CONCLUSIONS

Treatment with bevacizumab plus IFN and sunitinib has clinically relevant and statistically significant advantages over treatment with IFN alone in patients with metastatic RCC. In people with three of six risk factors for poor prognosis, temsirolimus had clinically relevant advantages over treatment with IFN, and sorafenib tosylate was superior to best supportive care as second-line therapy. The frequency of adverse events associated with bevacizumab plus IFN, sunitinib and temsirolimus was comparable with that seen with IFN, although the adverse event profile is different. Treatment with sorafenib was associated with a significantly increased frequency of hypertension and hand-foot syndrome. Estimates from the PenTAG model suggested that none of the interventions would be considered cost-effective at a willingness-to-pay threshold of 30,000 pounds per QALY.

Abstract

OBJECTIVES

To assess the clinical effectiveness and cost-effectiveness of bevacizumab, combined with interferon (IFN), sorafenib tosylate, sunitinib and temsirolimus in the treatment of people with advanced and/or metastatic renal cell carcinoma (RCC).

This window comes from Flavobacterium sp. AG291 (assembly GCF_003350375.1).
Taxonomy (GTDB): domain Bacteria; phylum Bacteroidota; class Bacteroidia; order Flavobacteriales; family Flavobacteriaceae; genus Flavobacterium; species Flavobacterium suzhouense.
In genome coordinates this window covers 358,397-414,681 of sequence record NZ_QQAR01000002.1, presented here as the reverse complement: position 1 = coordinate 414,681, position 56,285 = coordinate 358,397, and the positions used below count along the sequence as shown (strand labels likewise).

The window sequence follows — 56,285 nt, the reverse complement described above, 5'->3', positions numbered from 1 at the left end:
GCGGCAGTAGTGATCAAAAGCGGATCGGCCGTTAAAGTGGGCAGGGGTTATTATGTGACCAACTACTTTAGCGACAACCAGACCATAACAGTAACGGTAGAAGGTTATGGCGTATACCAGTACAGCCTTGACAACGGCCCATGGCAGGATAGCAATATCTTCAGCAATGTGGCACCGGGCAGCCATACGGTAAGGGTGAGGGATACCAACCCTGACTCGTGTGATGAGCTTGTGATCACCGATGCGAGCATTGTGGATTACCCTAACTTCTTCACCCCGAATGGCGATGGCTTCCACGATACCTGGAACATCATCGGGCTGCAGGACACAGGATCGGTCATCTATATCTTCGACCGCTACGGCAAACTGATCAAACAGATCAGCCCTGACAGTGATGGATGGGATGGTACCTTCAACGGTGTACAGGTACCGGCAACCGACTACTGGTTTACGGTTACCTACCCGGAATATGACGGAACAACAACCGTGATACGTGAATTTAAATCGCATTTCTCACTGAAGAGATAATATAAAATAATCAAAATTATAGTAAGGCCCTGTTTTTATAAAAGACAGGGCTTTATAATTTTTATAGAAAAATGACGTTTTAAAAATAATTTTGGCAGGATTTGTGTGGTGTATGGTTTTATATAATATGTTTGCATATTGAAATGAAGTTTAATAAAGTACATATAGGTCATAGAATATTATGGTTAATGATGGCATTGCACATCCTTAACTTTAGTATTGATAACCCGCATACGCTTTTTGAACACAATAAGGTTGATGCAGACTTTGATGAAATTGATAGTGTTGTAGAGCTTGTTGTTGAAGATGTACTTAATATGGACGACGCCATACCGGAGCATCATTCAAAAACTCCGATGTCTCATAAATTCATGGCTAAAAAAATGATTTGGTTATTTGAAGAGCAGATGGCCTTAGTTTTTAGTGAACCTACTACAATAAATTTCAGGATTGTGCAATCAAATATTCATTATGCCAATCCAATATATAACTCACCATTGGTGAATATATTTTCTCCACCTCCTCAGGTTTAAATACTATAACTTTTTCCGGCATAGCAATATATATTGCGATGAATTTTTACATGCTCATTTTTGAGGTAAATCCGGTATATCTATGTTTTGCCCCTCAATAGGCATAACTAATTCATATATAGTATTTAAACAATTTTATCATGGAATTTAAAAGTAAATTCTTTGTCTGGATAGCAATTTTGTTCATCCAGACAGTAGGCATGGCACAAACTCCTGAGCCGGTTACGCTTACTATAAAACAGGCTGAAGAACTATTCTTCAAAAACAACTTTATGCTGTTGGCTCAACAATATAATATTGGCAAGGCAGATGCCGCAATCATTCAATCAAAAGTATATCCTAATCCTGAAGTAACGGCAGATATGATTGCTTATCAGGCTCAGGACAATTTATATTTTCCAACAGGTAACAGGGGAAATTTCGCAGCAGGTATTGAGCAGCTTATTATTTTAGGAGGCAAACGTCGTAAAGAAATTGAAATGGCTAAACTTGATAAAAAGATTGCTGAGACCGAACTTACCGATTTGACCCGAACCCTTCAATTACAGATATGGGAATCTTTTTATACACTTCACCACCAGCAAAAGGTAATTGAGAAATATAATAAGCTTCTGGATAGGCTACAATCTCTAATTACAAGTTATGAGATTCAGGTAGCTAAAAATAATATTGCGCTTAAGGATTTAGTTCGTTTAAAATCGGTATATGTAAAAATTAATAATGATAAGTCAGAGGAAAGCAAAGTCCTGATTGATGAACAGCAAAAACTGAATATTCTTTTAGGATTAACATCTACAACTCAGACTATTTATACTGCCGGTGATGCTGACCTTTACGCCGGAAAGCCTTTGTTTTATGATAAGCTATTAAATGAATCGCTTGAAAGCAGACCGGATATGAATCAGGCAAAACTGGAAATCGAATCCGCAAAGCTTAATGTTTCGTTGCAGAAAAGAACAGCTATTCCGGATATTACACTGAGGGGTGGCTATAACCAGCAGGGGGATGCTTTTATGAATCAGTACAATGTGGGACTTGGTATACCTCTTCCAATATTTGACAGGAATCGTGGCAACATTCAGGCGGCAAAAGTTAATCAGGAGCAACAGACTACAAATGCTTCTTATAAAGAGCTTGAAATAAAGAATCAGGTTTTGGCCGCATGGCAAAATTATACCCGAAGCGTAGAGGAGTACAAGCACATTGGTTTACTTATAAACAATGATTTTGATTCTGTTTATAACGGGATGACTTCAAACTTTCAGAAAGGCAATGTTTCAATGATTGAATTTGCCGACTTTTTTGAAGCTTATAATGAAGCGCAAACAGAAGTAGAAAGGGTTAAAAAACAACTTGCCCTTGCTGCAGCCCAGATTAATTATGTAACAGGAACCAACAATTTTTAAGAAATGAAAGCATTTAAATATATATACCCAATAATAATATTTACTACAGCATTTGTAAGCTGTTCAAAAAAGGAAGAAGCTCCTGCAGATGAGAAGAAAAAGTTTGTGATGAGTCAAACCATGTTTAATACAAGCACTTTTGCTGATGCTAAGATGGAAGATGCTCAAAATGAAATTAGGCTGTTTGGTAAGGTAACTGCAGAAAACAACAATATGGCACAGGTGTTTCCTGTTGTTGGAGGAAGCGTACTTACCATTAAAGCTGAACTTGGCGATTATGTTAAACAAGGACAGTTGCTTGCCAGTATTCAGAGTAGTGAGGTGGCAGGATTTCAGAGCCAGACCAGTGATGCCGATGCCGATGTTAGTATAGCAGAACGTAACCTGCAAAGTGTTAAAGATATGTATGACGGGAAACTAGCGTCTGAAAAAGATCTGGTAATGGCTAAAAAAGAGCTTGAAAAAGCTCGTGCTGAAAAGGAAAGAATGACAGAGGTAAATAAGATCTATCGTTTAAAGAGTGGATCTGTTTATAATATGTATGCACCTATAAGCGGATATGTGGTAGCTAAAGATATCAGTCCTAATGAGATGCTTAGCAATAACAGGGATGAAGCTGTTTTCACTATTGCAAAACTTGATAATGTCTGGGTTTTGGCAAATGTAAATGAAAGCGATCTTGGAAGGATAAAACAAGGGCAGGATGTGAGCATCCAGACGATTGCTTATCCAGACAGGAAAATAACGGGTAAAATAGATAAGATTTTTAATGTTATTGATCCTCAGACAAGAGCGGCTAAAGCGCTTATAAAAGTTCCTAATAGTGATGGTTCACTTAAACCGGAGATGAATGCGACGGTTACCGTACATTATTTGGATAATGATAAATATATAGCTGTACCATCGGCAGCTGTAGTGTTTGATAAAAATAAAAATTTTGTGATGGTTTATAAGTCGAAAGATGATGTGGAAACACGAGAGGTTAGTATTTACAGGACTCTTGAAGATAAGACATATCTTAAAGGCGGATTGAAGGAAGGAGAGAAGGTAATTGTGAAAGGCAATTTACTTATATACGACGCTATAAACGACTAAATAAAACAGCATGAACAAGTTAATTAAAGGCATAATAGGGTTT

DATA SOURCES

Electronic databases, including MEDLINE, EMBASE and the Cochrane Library, were searched up to September/October 2007 (and again in February 2008).

REVIEW METHODS

Systematic reviews and randomised clinical trials comparing any of the interventions with any of the comparators in participants with advanced and/or metastatic RCC were included, also phase II studies and conference abstracts if there was sufficient detail to adequately assess quality. Results were synthesised narratively and a decision-analytic Markov-type model was developed to simulate disease progression and estimate the cost-effectiveness of the interventions under consideration.

RESULTS